The business of waste

Based in the world's waste management heartland, DD Recycling is profitably applying high production processing techniques to other peoples' rubbish. Beatrice Cardon reports from Antwerp, Belgium.

There is a certain appropriateness to the location of DD Recycling's eight hectare site on the outskirts of Belgium's port province of Antwerp. Until the 1960s it was an enormous land fill site; a dumping ground for other people's discarded rubbish. Today, the unsightly blot on the landscape may have been covered with neat concrete - but the site is still dealing with other people's throwaways. Even in a small, neat country like Belgium there is an enormous amount of waste every year - and the biggest contributor is construction waste.

Did you know that the average house, when demolished, generates 135 tonnes of waste - and that even in ultra-environmentally conscious Belgium over 10 million tonnes of building waste are amassed each year? Gone are the days when you could just dump it all in big holes in the ground; in fact dumping is banned in Belgium and construction waste must be sorted and reused as much as possible. Belgium is not alone in this, The Netherlands, Denmark and certain parts of Germany are also at the leading edge of recycling legislation. This trend is spreading out into the regions' neighbours in the United Kingdom and Eastern Europe - and also as far afield as Southern European countries. Alas, the recycling philosophy has yet to make much headway in the Land of Conspicuous Consumption - the United States - although even here it cannot be long before the benefits are fully realized and supported.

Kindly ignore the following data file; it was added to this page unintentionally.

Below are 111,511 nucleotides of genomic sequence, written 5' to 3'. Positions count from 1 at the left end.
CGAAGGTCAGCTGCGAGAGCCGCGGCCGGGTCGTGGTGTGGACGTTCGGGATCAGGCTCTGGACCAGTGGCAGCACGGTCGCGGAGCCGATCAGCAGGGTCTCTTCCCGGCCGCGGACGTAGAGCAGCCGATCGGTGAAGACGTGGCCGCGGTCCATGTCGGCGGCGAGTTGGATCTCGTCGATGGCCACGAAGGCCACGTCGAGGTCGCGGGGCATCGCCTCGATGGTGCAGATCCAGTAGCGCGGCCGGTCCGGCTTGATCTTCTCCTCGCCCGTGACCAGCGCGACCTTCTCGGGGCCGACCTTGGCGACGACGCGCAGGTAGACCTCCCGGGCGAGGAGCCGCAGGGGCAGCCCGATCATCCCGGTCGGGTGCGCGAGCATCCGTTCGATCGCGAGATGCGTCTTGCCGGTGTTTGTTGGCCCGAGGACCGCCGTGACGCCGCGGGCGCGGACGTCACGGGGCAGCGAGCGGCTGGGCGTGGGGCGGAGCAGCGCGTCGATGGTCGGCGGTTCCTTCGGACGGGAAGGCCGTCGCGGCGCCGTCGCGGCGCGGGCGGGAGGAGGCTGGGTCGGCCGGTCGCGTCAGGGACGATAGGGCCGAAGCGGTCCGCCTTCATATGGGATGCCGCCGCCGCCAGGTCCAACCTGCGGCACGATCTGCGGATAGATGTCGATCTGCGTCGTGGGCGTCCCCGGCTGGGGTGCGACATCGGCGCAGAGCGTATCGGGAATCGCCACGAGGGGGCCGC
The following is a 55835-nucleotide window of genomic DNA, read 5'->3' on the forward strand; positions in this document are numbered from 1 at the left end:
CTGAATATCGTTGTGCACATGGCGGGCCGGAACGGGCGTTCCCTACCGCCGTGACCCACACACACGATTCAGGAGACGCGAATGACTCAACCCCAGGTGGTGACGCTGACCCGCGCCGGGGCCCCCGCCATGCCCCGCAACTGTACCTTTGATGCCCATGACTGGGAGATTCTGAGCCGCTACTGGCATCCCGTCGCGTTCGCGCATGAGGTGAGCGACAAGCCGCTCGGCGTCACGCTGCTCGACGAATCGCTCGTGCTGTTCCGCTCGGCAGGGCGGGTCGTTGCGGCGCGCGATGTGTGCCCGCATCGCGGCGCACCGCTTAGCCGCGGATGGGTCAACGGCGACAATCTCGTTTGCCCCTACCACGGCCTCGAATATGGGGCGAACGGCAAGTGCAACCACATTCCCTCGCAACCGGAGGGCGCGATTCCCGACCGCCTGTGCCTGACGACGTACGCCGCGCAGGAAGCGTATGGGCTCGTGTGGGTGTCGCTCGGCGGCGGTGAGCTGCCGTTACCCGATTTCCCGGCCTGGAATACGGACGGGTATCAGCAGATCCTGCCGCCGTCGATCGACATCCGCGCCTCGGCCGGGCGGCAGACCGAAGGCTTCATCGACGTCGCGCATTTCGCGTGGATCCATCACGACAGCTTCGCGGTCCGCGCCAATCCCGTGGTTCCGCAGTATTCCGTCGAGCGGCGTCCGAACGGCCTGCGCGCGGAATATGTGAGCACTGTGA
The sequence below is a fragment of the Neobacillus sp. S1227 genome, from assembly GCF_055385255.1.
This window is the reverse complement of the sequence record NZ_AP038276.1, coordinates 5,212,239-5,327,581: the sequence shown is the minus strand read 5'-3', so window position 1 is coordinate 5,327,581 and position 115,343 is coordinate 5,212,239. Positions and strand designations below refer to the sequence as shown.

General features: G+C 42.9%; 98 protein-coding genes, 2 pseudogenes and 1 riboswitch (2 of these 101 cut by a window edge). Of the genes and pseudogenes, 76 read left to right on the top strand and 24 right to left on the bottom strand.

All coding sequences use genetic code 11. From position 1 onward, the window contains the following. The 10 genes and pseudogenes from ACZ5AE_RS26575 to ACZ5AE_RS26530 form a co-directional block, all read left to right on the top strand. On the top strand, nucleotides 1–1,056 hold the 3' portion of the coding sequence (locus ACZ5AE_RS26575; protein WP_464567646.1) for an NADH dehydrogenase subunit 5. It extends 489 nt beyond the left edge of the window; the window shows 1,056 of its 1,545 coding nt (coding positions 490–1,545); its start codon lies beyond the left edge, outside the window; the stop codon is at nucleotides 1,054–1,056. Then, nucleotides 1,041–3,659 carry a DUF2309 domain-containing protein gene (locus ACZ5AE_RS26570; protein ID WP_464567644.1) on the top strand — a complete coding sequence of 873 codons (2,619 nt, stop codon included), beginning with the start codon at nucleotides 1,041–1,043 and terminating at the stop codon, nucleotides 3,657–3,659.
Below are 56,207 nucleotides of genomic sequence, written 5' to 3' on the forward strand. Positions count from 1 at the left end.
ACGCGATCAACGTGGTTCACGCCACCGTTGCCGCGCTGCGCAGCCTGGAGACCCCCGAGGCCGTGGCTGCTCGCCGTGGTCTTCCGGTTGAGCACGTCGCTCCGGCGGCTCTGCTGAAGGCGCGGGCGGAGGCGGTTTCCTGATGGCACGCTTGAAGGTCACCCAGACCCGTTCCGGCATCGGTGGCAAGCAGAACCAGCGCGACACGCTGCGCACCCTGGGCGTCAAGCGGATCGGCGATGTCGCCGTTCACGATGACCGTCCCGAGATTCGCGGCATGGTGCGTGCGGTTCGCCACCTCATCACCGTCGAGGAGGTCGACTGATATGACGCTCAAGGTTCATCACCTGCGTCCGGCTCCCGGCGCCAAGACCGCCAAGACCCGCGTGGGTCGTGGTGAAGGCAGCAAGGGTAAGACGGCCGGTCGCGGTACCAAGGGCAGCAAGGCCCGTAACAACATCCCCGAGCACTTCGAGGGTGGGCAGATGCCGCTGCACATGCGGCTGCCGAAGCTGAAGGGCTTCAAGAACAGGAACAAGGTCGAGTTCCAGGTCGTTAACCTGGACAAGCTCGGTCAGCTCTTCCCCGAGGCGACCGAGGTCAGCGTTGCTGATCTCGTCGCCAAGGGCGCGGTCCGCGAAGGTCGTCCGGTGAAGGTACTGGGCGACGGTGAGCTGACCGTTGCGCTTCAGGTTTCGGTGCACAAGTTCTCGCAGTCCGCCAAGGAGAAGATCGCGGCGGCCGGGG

The demolition business has gone from being one of hard men doing a hard (and dangerous) job into a big, skilful and integrated business. Now the demolition supply chain is professional, with 'demolition' giving way to 'dismantling' and 'dumping' giving way to 'architectural salvage'. Much of the waste needs to be sorted - and this needs to be done efficiently if to be profitable. This is where DD Recycling comes in…


Launched on the 18th day of the 8th month - at 18:08 in 2004, DD Recycling is a 50% joint venture between Groupe De Dijcker and Karel De Cuyper. The former was founded in 1923 as a bulk haulage company, while the latter is a long term recycling expert. It has needed both of these skills to make DD Recycling a success. In only a few months of operation hundreds of thousands of tonnes of waste has been reprocessed, much of this has been collected from building sites in Group De Dijcker's 100 strong fleet of trucks.